It is unlawful for any person engaged in business within this State to sell any article or product at less than the cost thereof to such vendor, or to give away any article or product, for the purpose of injuring competitors or destroying competition.(Emphasis added.) The Court of Appeal first addressed the statute's scienter requirement (which the UCL itself does not share), and explained:
The intent requirement imposed by section 17043 is an especially stringent one. “Section 17043 uses the word ‘purpose,’ not ‘intent,’ not ‘knowledge.’ ” (Cel-Tech Communications, Inc. v. Los Angeles Cellular Telephone Co., supra, 20 Cal.4th 163, 174.) Therefore, the California Supreme Court has concluded “that to violate section 17043, a company must act with the purpose, i.e., the desire, of injuring competitors or destroying competition.” (Id. at pp. 174–175; see also Chicago Title Ins. Co. v. Great Western Financial Corp. (1968) 69 Cal.2d 305, 323 [70 Cal.Rptr. 849, 444 P.2d 481]; Fisherman’s Wharf Bay Cruise Corp. v. Superior Court, supra, 114 Cal.App.4th 309, 330.)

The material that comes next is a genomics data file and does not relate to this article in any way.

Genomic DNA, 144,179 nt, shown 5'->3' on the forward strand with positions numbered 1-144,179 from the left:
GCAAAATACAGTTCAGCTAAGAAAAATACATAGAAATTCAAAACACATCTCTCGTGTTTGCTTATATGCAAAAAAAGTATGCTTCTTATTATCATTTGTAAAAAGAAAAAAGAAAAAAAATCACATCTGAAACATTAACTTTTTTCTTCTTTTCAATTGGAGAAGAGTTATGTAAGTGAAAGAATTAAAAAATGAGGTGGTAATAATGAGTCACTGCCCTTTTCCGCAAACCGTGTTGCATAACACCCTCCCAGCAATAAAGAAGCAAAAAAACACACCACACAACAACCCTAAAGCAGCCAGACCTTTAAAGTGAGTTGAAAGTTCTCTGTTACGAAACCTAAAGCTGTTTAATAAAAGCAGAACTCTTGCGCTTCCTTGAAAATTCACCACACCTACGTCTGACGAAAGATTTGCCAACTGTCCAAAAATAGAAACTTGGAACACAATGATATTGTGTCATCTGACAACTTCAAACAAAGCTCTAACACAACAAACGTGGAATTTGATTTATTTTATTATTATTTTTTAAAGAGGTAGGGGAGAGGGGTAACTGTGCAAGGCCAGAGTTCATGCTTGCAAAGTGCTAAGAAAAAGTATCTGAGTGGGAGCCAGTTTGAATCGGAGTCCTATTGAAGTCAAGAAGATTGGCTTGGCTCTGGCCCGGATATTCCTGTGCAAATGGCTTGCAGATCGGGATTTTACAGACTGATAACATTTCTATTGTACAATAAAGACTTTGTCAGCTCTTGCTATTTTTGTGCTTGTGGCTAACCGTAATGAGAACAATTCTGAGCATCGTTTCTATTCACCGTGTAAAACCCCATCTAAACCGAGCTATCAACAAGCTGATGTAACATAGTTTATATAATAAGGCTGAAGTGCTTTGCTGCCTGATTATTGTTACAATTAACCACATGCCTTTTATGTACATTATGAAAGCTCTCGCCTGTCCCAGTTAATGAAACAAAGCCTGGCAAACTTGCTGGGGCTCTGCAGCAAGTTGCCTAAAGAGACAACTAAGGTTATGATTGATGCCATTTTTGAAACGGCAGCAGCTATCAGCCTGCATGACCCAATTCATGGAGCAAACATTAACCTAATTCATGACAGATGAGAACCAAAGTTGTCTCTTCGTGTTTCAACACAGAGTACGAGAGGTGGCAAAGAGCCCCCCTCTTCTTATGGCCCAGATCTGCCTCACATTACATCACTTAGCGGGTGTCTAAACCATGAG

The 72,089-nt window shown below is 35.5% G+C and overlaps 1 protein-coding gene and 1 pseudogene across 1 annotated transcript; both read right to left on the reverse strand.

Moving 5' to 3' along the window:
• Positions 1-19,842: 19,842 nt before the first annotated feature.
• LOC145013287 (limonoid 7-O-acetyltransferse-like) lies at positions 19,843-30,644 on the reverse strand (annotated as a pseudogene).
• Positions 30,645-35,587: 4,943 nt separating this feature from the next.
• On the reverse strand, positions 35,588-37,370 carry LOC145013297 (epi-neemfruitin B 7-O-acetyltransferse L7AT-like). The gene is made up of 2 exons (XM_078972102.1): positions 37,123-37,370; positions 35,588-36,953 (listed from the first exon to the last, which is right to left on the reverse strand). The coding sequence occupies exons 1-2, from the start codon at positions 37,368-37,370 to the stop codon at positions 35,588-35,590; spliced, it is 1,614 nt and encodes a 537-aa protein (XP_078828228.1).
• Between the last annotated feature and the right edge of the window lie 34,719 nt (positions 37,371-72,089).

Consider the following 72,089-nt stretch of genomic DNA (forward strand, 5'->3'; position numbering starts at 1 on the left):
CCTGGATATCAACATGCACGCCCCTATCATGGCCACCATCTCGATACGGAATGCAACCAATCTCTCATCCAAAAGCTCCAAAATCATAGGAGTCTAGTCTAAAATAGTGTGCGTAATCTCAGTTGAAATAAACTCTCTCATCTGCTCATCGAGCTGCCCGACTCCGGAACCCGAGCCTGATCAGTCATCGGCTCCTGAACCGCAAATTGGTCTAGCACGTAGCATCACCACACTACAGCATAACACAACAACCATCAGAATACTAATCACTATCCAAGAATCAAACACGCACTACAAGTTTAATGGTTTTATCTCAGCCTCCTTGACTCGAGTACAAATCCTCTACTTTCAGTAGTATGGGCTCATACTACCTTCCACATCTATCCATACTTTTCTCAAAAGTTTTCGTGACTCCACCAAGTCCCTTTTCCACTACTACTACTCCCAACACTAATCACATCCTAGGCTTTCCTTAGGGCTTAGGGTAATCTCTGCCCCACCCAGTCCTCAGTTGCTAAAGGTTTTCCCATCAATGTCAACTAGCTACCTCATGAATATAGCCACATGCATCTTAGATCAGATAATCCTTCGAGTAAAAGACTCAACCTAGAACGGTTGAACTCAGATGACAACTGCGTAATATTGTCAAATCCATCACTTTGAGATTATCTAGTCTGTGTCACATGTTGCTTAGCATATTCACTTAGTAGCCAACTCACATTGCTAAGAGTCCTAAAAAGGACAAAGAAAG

Slip op. at 16. However, "section 17043 does not require an anticompetitive impact. '[A]n injurious effect is not an essential element of the violation. The violation is complete when sales below cost are made with the requisite intent and not within any of the exceptions.' (People v. Pay Less Drug Store (1944) 25 Cal.2d 108, 113–114 [153 P.2d 9].)" Id.
The main point of contention was over the defendant's asserted "recoupment defense," i.e., whether "'objectively reasonable probability of recouping' losses 'through later monopoly pricing' must be established by the plaintiff in a section 17043 action." Id. at 11. The Court of Appeal answered that question in the negative. Id. at 11-20.
The rest of the opinion focuses on several claims of instructional error and other issues.